Autumn is here, and the investor is back.
A flight to quality dominated the European government bond market over the summer, with German yields sinking.
But as just as children return to school, government treasuries return to the bond market. This time around, new issuance may feature the longest maturities on offer since March, including 43 years from France and 16 years from Spain. This will bump up against a relative shortage of cash, which means would-be buyers now have the power to demand a better premium to participate. Higher yields -- and steeper yield curves -- are in store.
Overall supply for September may exceed 70 billion euros ($83.3 billion), a 50 percent uptick from the August lull, according to Citigroup. About 20 billion euros comes this week -- possibly more, if Austria markets a syndicated 10-year security in addition to its regular auction supply.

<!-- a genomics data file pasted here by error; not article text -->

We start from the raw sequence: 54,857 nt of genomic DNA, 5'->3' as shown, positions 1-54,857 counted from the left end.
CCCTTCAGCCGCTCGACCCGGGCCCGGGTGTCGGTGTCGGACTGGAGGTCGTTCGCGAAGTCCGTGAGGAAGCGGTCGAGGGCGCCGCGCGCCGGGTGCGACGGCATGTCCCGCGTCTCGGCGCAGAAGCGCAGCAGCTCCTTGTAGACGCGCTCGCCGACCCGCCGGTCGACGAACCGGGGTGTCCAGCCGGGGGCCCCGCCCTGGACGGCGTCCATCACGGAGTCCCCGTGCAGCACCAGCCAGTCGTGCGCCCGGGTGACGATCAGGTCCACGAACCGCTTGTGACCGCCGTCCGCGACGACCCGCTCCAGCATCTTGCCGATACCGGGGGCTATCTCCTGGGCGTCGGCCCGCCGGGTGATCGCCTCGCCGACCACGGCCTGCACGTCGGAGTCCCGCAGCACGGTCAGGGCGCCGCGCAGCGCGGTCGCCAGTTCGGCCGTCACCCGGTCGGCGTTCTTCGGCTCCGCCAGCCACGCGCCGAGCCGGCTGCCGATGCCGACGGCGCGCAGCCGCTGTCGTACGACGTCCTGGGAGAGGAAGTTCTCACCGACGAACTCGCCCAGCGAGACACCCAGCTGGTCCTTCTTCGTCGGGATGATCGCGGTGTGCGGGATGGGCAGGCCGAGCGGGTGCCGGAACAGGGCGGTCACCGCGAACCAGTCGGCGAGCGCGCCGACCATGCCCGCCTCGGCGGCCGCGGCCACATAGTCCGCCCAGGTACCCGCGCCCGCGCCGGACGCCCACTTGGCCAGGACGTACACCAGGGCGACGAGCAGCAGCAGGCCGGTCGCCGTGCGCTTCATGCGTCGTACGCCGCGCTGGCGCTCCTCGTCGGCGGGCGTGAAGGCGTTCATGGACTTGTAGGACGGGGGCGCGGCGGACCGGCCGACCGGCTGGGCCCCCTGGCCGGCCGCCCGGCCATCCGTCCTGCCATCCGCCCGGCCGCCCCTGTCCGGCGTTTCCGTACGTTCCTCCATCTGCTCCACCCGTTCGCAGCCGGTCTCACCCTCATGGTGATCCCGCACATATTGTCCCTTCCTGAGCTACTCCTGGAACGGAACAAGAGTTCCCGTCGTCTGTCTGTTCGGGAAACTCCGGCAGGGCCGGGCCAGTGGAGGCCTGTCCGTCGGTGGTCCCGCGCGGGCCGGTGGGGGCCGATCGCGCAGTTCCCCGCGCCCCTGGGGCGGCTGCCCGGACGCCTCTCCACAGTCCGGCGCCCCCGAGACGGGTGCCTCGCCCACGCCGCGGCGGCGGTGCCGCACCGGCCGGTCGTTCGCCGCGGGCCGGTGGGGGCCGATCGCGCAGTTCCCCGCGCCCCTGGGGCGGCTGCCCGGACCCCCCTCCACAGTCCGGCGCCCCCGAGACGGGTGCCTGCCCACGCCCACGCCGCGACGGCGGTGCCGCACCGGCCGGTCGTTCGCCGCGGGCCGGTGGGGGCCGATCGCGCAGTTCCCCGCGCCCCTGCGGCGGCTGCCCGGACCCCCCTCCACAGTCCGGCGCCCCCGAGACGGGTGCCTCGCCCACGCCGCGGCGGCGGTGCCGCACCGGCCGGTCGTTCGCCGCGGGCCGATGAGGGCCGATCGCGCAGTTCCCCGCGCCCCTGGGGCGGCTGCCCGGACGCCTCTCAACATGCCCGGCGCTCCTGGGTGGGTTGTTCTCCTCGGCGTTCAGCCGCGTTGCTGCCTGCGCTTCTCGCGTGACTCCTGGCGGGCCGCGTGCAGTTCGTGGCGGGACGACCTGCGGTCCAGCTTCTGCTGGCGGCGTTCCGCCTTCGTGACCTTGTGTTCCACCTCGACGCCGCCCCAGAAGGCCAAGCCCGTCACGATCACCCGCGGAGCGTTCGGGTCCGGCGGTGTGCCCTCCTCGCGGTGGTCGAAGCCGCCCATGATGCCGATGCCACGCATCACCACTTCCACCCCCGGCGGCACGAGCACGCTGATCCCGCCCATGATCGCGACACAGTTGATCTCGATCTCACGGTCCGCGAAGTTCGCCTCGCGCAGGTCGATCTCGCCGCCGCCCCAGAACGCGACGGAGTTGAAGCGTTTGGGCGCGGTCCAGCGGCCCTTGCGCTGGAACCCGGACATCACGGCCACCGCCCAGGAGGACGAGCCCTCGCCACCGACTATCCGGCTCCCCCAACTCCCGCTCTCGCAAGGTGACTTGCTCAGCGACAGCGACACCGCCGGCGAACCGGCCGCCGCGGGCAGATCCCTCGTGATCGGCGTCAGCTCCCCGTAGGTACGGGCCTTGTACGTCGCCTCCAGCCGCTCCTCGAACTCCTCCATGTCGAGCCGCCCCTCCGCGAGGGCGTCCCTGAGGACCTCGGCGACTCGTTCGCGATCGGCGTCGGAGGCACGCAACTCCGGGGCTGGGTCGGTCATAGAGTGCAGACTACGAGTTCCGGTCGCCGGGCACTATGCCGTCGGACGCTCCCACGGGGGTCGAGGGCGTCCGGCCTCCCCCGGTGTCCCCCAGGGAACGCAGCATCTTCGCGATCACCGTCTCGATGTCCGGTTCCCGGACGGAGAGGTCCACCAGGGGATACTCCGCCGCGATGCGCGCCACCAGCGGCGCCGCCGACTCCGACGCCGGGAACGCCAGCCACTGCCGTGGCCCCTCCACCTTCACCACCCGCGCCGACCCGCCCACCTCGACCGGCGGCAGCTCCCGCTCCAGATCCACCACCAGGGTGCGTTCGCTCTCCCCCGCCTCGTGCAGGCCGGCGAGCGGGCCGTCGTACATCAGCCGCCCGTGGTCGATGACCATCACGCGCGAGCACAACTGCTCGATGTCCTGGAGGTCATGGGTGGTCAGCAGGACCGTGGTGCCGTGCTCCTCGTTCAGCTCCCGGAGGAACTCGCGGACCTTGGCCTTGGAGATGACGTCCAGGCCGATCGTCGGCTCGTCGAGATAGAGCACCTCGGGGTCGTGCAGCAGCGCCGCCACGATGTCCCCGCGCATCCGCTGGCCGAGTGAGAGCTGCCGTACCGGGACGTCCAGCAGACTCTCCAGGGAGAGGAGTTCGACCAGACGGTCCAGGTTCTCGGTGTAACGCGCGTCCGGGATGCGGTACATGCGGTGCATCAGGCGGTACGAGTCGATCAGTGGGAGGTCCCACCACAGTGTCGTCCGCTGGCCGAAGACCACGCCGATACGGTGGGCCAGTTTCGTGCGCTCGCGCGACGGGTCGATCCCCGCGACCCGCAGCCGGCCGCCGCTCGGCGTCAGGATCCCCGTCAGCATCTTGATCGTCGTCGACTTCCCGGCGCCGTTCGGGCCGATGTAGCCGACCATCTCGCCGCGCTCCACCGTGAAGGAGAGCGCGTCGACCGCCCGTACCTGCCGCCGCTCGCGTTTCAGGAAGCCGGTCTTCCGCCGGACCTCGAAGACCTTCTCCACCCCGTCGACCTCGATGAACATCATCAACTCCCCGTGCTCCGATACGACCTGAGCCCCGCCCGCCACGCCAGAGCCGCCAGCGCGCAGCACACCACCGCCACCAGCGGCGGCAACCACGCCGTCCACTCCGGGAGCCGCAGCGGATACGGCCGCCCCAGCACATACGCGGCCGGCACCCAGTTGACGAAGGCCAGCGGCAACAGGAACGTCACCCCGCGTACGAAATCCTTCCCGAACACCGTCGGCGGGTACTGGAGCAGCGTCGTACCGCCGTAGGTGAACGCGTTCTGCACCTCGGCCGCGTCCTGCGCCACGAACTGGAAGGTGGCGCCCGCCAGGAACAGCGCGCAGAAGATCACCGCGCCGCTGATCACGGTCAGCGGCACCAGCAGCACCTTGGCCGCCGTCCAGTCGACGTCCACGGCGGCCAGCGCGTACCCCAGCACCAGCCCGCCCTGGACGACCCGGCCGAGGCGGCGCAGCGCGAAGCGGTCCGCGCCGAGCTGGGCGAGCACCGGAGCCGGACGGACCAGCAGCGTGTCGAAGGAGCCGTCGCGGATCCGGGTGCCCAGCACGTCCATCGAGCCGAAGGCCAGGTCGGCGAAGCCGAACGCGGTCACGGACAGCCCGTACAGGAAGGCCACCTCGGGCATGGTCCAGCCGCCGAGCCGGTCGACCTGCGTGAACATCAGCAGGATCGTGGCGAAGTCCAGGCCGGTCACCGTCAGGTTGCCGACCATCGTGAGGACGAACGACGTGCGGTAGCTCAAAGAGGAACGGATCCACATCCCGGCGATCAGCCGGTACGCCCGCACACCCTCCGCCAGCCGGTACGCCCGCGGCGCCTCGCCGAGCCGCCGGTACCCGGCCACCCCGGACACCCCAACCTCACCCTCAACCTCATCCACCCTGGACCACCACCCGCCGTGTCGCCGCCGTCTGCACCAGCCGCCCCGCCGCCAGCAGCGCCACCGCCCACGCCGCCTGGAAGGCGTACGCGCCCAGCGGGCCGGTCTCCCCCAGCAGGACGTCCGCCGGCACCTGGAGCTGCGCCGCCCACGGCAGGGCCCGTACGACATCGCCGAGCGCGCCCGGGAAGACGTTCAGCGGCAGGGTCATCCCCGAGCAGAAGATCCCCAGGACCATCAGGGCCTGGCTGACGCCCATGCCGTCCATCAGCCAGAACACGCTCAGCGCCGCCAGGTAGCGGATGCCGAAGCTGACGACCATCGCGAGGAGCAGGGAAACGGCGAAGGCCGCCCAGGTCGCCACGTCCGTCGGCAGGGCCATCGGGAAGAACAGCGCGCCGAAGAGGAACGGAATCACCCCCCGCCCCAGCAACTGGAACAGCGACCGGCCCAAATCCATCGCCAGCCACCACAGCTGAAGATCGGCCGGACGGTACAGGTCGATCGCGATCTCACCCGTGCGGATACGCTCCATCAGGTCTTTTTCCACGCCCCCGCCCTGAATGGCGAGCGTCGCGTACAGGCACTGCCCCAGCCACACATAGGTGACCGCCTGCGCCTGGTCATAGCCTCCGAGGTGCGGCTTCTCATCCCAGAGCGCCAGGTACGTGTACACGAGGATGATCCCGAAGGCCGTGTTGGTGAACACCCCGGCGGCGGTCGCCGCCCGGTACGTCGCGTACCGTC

Thursday will be dominated by Spain and France, which together will auction about 14-15 billion euros. These will price right ahead of the European Central Bank meeting, which should force both countries to offer higher yields. With President Mario Draghi on deck to discuss the fate of quantitative easing, investors will want to be compensated for the risks of the European fixed-income universe getting a nasty shock hours after they've bought the bonds.
It's not just the schedule for tapering. Even if Draghi delays the inevitable until October, there's still the matter of the inflation outlook. Officials have cut their projections at each of the last two forecasting rounds, and a third reduction could well herald the extension of bond purchases. On the other hand, hand-wringing on risks of faster inflation could provoke a pickup in yields. That's less likely, but the point is what investors will be willing to accept hours before Draghi speaks.
Not to downplay the reach of Super Mario -- or the risk of thermonuclear war -- the big story of the month is cash. Debt maturities are going to be pretty light, with no redemptions this week or next. After about 52.6 billion euros came due last month, 43 billion euros is maturing in September. That should make the surge in supply harder to swallow, but it's amazing how offering investors higher yields can aid their digestion.
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